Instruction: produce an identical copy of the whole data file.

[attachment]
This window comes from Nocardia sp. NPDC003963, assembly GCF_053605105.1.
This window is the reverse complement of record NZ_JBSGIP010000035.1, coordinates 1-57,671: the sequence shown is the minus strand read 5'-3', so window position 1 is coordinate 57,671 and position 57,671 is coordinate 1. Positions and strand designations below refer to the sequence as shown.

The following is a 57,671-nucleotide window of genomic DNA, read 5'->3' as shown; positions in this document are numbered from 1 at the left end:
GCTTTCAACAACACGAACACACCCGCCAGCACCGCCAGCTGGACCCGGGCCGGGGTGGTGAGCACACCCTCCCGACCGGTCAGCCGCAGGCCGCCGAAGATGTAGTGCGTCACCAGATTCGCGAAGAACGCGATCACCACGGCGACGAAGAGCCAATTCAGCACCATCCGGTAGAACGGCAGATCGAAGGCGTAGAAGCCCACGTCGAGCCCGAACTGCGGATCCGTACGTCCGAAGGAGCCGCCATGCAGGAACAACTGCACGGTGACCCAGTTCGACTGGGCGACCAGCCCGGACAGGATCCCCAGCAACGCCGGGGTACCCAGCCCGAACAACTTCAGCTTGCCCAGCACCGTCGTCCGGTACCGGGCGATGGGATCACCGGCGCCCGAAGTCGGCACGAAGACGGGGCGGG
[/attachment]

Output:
This window comes from Nocardia sp. NPDC003963, assembly GCF_053605105.1.
This window is the reverse complement of record NZ_JBSGIP010000035.1, coordinates 1-57,671: the sequence shown is the minus strand read 5'-3', so window position 1 is coordinate 57,671 and position 57,671 is coordinate 1. Positions and strand designations below refer to the sequence as shown.

The following is a 57,671-nucleotide window of genomic DNA, read 5'->3' as shown; positions in this document are numbered from 1 at the left end:
GCTTTCAACAACACGAACACACCCGCCAGCACCGCCAGCTGGACCCGGGCCGGGGTGGTGAGCACACCCTCCCGACCGGTCAGCCGCAGGCCGCCGAAGATGTAGTGCGTCACCAGATTCGCGAAGAACGCGATCACCACGGCGACGAAGAGCCAATTCAGCACCATCCGGTAGAACGGCAGATCGAAGGCGTAGAAGCCCACGTCGAGCCCGAACTGCGGATCCGTACGTCCGAAGGAGCCGCCATGCAGGAACAACTGCACGGTGACCCAGTTCGACTGGGCGACCAGCCCGGACAGGATCCCCAGCAACGCCGGGGTACCCAGCCCGAACAACTTCAGCTTGCCCAGCACCGTCGTCCGGTACCGGGCGATGGGATCACCGGCGCCCGAAGTCGGCACGAAGACGGGGCGGG